Strunk & White's The Elements of Style, referred to above, is a classic little book and well worth having.


    I'll invest in that after I've gathered all of my cooking utensils and what not! icon_smile.gif
  • Posted by a hidden member.
    Log in to view his profile

    Nov 06, 2013 7:56 PM GMT
    IronyMerchant said
    _JRQ saidGive me a rough idea as to what you work with; cause that changes what recipes and types of food I'd advise you to buy.


    Sorry for the late reply - I'd probably work with £30 - £40 a week, and I have an oven and 4 hobs on the cooker electric. Got pots and pans, anything that I don't have I can borrow from the room mates. - We've also got a slow cooker collectively!
    You're a college student on a budget. No need to apologize.
    A good inexpensive sweet and tangy snack I was shown is:

    1.) 2 packages of Hillshire or any other brand mini sausage links. You can cut up bigger ones into pieces if its cheaper. Add an entire small jar of grape jelly, but its to taste; so whatever you like, and a small bottle of barbecue sauce. I like to add a cup of water, but broth is better. Also you can add diced bell peppers and onions if you want. Throw all the ingredients in a slow cooker on low heat til the sauce starts to thicken overnight; or on high heat for 3 hours. Don't add too much liquid. Stir before going to bed. I love adding hot sauce to this, but that might not work for everybody.

    2.) One small package of 4 medium size chicken thighs, or whatever bone in poultry you prefer. A bag of frozen; or cut up carrots, celery, potatoes, and onions. Add a cup of water or broth, dash of salt and pepper. Throw it all in a crock pot on low overnight. Feel free to jack up the recipe by adding whatever other veggies you like. Substitute beef or pork if you like. Don't forget to stir it a few times. Instant chicken soup.

    3.) Buy frozen chicken in bulk. Here in The US we can buy bags of chicken wings, breasts, thighs; or whatever. Buy that so you're getting more for each gram/ounce. Do you know how to make rice, beans, or oatmeal from scratch? Learn; cause you can buy those in bulk, save you money, add what flavor and ingredients you want to your dish, and cut or add all the calories your body need. If you want to save money, don't eat out very often, and avoid the addictive fast food out there. I'm not a fan, but once in a while I do eat a value meal. Polenta in bulk is good too. You can have it sweet, with jelly melted in, add raisins or other dried fruit, or nuts. You can also mix in cheese and butter. Also the cheese and butter polenta goes good with shrimp or chicken pieces.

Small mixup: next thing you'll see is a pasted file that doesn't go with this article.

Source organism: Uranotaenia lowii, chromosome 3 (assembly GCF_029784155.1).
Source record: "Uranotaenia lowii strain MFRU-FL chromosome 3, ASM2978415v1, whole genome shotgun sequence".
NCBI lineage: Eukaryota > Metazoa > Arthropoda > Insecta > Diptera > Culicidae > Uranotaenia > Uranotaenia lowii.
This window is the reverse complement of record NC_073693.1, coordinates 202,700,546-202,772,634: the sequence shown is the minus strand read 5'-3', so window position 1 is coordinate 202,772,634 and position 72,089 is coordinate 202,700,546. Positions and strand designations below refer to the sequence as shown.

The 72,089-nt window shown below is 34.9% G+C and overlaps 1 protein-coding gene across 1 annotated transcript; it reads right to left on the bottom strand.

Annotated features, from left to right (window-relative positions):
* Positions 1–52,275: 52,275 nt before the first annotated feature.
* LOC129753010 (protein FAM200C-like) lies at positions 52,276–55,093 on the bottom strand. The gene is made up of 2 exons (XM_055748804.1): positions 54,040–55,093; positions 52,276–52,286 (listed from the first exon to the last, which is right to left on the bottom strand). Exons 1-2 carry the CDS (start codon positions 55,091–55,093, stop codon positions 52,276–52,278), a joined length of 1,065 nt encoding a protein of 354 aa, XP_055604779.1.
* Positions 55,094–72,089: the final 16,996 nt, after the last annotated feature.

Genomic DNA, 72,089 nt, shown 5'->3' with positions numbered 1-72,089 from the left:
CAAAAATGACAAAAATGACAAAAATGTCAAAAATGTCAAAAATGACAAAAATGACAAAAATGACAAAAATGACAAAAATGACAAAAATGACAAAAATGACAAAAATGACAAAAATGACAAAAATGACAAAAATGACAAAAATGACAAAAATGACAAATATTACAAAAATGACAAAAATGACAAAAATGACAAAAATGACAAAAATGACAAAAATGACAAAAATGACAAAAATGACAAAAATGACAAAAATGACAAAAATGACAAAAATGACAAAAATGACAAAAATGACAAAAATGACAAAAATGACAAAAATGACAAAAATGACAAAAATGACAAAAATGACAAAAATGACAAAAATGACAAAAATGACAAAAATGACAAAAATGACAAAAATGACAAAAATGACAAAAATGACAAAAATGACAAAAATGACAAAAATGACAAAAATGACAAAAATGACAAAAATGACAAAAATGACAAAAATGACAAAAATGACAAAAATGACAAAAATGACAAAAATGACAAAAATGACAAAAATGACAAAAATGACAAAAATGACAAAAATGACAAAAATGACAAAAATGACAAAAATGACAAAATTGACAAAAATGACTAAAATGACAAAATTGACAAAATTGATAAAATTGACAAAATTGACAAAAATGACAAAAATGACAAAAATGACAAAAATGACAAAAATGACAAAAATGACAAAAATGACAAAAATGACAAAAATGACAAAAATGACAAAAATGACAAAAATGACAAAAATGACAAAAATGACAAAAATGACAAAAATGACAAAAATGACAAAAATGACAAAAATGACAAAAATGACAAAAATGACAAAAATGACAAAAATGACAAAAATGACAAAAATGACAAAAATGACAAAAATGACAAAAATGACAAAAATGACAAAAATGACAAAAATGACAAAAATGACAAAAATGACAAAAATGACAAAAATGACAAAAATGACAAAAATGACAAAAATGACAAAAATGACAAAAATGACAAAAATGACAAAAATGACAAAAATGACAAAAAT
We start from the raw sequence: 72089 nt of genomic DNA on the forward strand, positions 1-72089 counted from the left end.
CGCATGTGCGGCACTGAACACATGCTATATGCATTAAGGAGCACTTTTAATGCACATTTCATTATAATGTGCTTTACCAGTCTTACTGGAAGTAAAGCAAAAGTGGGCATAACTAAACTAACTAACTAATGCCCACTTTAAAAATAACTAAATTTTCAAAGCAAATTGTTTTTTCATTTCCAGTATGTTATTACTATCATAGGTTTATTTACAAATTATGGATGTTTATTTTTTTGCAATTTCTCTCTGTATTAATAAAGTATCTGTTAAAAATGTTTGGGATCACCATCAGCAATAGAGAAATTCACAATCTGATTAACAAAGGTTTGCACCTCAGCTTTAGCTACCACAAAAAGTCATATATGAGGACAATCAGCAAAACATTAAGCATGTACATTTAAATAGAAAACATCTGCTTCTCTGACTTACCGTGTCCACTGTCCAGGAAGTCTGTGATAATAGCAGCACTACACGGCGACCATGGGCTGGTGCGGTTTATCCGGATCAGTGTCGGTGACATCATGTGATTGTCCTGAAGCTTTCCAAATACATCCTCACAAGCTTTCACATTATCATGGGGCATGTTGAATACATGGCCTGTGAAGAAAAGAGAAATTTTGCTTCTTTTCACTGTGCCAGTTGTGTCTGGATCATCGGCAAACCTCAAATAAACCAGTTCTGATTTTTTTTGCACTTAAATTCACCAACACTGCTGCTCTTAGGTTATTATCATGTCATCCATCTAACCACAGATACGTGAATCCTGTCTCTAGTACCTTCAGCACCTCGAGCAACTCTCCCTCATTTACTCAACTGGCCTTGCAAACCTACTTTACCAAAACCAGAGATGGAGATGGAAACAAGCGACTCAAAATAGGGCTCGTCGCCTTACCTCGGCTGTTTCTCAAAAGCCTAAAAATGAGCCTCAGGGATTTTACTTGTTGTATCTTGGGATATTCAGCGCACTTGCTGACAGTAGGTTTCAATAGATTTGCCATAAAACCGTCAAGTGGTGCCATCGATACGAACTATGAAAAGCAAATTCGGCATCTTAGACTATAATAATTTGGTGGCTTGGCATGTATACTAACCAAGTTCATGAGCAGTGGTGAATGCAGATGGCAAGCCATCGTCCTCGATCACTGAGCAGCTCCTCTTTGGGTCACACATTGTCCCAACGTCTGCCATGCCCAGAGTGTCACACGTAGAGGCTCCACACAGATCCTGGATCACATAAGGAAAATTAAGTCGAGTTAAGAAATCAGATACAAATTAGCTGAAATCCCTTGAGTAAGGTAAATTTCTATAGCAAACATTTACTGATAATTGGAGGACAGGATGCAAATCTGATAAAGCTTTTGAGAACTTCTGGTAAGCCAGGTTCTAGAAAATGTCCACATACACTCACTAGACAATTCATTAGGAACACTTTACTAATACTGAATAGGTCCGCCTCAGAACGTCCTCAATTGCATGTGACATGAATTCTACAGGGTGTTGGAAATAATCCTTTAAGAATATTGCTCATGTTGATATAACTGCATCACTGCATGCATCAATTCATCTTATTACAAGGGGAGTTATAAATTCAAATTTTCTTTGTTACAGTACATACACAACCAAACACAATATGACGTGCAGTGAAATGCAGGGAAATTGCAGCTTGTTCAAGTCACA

4.) Like wine or other alcoholic beverages? Freeze those with fruit in an ice tray. Use those in the same kind of wine or whatever you froze; or throw a cup of wine, frozen wine cubes with frozen fruit in a blender, and pour... drink something nice and refreshing to cool you off. Add tiny sprig of mint or rose water if you're feeling adventurous. Good stuff. Can't wait to get job. I'm craving one of these now. icon_confused.gif

    Hope I didn't confuse you; and you can make this stuff for yourself. Not bad.

    Theres also websites devoted to the many many recipes you can make with Ramen soup (Link). I love jack'd ramen soup! icon_razz.gif
  • Posted by a hidden member.
    Log in to view his profile

    Nov 06, 2013 8:24 PM GMT
    Top Ramen. 25 cents each.
  • Posted by a hidden member.
    Log in to view his profile

    Nov 07, 2013 2:31 AM GMT
    Starving Student's Cookbook.

    http://www.amazon.com/dp/0446679615/?tag=mh0b-20&hvadid=3486575196&ref=pd_sl_78yqpkkvvw_e
  • LJay

    Posts: 11612

    Nov 07, 2013 2:36 AM GMT
    [quote][cite]IronyMerchant said[/cite]
    LJay said
    Strunk & White's The Elements of Style, referred to above, is a classic little book and well worth having.


    I'll invest in that after I've gathered all of my cooking utensils and what not! icon_smile

  • Nov 07, 2013 4:53 AM GMT
    McDonald's?
  • Posted by a hidden member.
    Log in to view his profile

    Nov 07, 2013 4:57 AM GMT
    Eggs,tilapia,rice,oatmeal,milk ,frozen veggies(I buy big bags )